For somebody looking for a new home, these are confusing times we live in. Gone are the good old days of les habitants, when all you had to do was walk into a clearing, drive a stake into the ground, and call it a homestead. Gone are the days of the bourgeoisie when a vast estate would be handed down to you from your parents; now all they hand down is their collection of bibelots and their predisposition towards bad teeth. And because you will never get a free condo in your marshmallow cereal box, you probably need some tips on how to become a homeowner without shelling out 5,000 x more than you’re paying now. Trust me, if you know the ropes, there are definitely ways to save on your big buy.

1.  Plan your finances

Before you do anything, set up a budget. Buy a little notebook. Make some notes, draw a few pictures. Bring it to the bank. When getting a loan, apply for the maximum that you are willing to pay. This way you'll have to negotiate for that or less. It’s always helpful to impose this sort of discipline on yourself, so that when you start visiting condos you don't all of a sudden realize you need that living room jacuzzi. Besides the mortgage, don't forget to factor in closing costs, moving, land transfer tax and lawyers' fees.

2.  Buy it before it exists


That's right, invest in a big swatch of empty air, a space in the sky. Have you ever heard anything more whimsical? When a condo development gets the green light, the developer draws up plans, projections, and a whole bunch of computer-generated photos that make the building look like it glows and everything else in the city doesn't. These condos, in “Pre-construction”, are often sold directly by the developer in what is called a “presale”. Now why could this save you money?

First, buying a condo in presale will allow you to pay your deposit in instalments. No condo fees, mortgage, pet spa membership fees, nothing. This gives you more time to save up while still having the assurance that you and your home will be ready for each other at about the same time.

Secondly, there's the chance of increasing value. If you buy one of these choice condos from a trusted developer, they will most likely increase in value and appeal as the word gets out about this prestigious development. So, not only will you have paid less than the people who follow the hype and want in later in the game, but should you want to sell, the rule of scarcity will ensure that you'll see a handsome return on your investment.

This being said, avoid buying during the week following the launch of the project, since you want to first assess its popularity. Purchasing once the project is 40% sold is a good idea, because the developers usually need to sell 50% of the project before they can begin construction. Naturally at this stage they are usually eager to sell their units.

Conversely, if you are willing to wait until the end and buy one of the last suites, you can make significant savings, sometimes exceeding 10%. This is because these units are simply being sold off so that the developer can amass enough capital to start a new project.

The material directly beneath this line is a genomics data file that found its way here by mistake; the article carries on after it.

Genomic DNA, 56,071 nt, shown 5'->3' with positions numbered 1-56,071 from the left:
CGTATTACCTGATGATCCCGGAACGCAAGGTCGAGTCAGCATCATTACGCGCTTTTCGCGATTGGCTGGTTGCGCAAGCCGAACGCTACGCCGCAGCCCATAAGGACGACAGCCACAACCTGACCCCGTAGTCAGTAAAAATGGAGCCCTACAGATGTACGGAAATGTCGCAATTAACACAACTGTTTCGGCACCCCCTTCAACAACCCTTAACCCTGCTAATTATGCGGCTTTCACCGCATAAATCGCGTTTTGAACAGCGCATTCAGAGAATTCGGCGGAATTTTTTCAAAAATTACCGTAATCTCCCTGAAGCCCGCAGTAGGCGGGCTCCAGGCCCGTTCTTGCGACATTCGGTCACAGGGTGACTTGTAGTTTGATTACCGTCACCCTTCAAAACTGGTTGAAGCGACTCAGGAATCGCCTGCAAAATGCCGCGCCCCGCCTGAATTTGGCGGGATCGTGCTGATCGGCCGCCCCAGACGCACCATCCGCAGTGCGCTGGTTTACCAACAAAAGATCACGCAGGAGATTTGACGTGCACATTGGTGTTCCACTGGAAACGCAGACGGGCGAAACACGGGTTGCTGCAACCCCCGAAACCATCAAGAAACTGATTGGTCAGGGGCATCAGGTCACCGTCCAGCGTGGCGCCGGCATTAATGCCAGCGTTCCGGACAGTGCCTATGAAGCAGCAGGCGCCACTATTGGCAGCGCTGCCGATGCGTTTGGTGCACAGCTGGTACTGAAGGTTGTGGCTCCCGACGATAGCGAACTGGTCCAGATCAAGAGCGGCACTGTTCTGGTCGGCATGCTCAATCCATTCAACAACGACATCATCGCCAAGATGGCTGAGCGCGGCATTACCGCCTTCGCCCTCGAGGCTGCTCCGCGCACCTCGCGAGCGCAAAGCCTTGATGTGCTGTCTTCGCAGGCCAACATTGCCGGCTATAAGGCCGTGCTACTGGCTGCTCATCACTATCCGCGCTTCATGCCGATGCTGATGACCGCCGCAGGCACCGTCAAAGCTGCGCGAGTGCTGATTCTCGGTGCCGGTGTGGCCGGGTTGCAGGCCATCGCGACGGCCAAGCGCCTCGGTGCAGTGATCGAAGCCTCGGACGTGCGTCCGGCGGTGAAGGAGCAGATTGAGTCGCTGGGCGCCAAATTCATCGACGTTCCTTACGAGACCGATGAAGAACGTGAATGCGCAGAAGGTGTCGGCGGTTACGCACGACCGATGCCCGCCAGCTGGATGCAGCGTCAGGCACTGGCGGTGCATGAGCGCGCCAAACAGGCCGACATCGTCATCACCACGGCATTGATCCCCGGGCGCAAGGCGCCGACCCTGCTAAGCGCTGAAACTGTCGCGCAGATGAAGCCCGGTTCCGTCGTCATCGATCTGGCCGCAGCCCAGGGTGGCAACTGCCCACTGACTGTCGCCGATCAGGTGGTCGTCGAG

3.  Get some help from the city

Here's a super top-not-so-secret tip: you can save money under Montreal's Home Ownership Program. There are two ways you could benefit from this program. First, by receiving financial assistance. or by obtaining a refund of your “welcome” tax.

This new home of yours should not exceed $250,000 dollars. If it does, you're not poor enough to get any money, and you can keep taking your weekend vacations to the Bahamas with the Romneys without the city's help, thanks. If you are purchasing a new property with a value under $250,000 and you do not have children, you are eligible for a $4,500 discount.

If you have one or more children (count them) then you are eligible to receive a lump sum of $10,000 if the property value is $280,000 or less. You can also have 100% of your real estate transfer tax refunded. You'll receive $12,500 back for a $360,000 or less “family housing unit” that has a minimum of three bedrooms. Very specific, City of Montreal (COM among friends).

Lessons to take from this? Use that time you're spending saving up for a home to also, uh, alleviate all the stress by burning calories and adding to the brood! Or adopting, or however you do it. Kids=bigger discount.

Another lesson is to negotiate your price with these city perks in mind. For example, if you have a child, and you would like to receive the $10,000, try to negotiate the home down to $280,000.

You can get an even greater discount if your new home meets Novoclimat energy efficiency standards or is LEED-certified, so all these babies you made won't die of lung cancer from a polluted earth in 50 years. It's all interconnected.

It is also worth noting that the official COM website states that “households with children who take advantage of this program are eligible to receive 6 months of free public transit...” AHA! Quebec, I'm on to you! Gone are the days when yearly babies were expected from on high. Free OPUS cards are the new incentive to reproduce!

4.  Ditch the fancy amenities package

You don't need all those fancy extras in your building. For example? A rooftop pool. It'll be brown iced-leaf soup for half the year. A gym? It won't hurt your fairy feet to walk down the street on the same lowly pavement as all the commoners to get to the Y. A theatre room? Get a TV and invite some friends over, or, get this, go to the movies. A pet spa. PET SPA?! Gurl puh-lease. Are you seeing the pattern here? It seems like not having all these amenities in your building will just encourage you to step out of doors, to explore your neighbourhood, to make friends. And that is what Montreal is all about, anyway. No one stays at home all the time, because, well, boooooring.

5.  Parking